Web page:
‘I am the Sheriff of Carshalton. Are you a goody or a baddy? If you’re a baddy, I’ll shoot you.’ So spoke my 5-year old self, dressed in a cowboy sheriff’s outfit and wielding a plastic pistol.
That was over 30 years ago, but I’m not sure I’ve changed all that much (apart from the cowboy outfit). I still like a simple tale with proper goodies and baddies; I crave real storybook villains you can get your teeth into, who are irredeemably evil and look it. These are baddies who you know will get their well-deserved come-uppance at the end, and you can vindictively but self-righteously enjoy their downfall to the full. At the same time you can rejoice wholeheartedly with the uncomplicatedly noble goodies as they receive their ultimate vindication.
I do wish the world were as satisfyingly simple as that, but we all know (in theory) that it isn’t. I’ve met people I’ve found it almost impossible to like and others who I love and admire, but I’ve never met an out-and-out baddy, still less a thoroughgoing goody. Yet deep down I suspect that many of us still operate on an only slightly more sophisticated adult version of the goodies-and-baddies model. We still seek to categorise people and groups into basically good ones who we can like, approve and support, and basically bad ones who we can dislike, disapprove of, vilify or ignore.
Take my recent post ‘John Calvin – hero or villain of the faith?’ When I set out to write it, I was firmly convinced (on fairly flimsy evidence) that Calvin was an utter baddy, and scouring the internet I found a lot of others who believed the same. I also came across an equally vocal group for whom Calvin was a great hero and saint, and very definitely a goody.
In the end, reading the fuller story I had to concede that Calvin was neither out-and-out villain nor unqualified hero. He was a human being with profound strengths and equally major flaws – like the rest of us, though perhaps a bit more so. But the fact that I had been so keen and ready to dismiss Calvin as a baddy, and that others were so quick to exalt him as a hero, did give me pause. True, Calvin is a particularly polarising figure. But it did at least suggest to me that most of us are more inclined to divide the world into goodies and baddies (and to stereotype people) than we might care to admit. It also made me realise that our own baddies may be someone else’s goodies, and vice versa.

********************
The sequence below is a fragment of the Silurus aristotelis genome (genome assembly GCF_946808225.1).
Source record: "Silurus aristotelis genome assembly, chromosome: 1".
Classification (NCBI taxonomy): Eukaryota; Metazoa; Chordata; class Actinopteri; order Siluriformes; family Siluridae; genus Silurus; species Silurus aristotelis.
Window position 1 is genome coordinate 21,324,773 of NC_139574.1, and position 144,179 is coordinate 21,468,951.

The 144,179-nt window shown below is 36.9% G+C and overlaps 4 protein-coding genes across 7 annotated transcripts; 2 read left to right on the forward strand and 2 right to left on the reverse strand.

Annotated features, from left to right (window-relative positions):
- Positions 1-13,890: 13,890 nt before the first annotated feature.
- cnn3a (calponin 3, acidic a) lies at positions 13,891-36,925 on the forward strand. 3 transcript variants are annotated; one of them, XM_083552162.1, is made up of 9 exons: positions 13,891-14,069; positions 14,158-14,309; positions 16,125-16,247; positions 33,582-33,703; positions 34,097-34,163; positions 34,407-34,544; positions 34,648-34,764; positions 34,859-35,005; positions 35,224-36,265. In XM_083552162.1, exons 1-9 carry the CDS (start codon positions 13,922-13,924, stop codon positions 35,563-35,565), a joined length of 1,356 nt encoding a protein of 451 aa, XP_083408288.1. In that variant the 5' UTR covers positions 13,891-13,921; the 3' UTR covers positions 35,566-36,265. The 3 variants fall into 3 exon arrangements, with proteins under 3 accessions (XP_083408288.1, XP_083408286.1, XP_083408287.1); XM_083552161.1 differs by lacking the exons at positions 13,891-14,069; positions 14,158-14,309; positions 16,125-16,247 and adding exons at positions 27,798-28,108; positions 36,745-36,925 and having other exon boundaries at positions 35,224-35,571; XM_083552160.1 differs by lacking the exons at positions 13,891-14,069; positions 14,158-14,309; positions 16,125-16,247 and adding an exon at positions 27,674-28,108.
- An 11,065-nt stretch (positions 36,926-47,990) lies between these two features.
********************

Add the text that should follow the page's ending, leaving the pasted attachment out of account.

Of course, there is some empirical basis to such a villains/saints division. We could all reel off a list of historical leaders whose atrocities have put them in most people’s utter villains category – Herod, Nero, the Borgias, Hitler, Stalin, Pol Pot; currently Presidents Mugabe and Assad. And on the other side, we could all name some (slightly more disputed) heroes and saints – Francis of Assisi, William Wilberforce, Gandhi, Martin Luther King, Mother Teresa, Desmond Tutu, Aung San Suu Kyi for example.
These are exceptional extremes; both Hitlers and Gandhis are relatively rare. Yet even with such characters, I suspect that if we looked more closely at most of them we’d still find troublingly good features in many of the villains, and definitely some major flaws in all the saints. No-one in this life is entirely a monster or entirely an angel, and certainly no-one was born either one or the other.
Why do we crave goodies and baddies?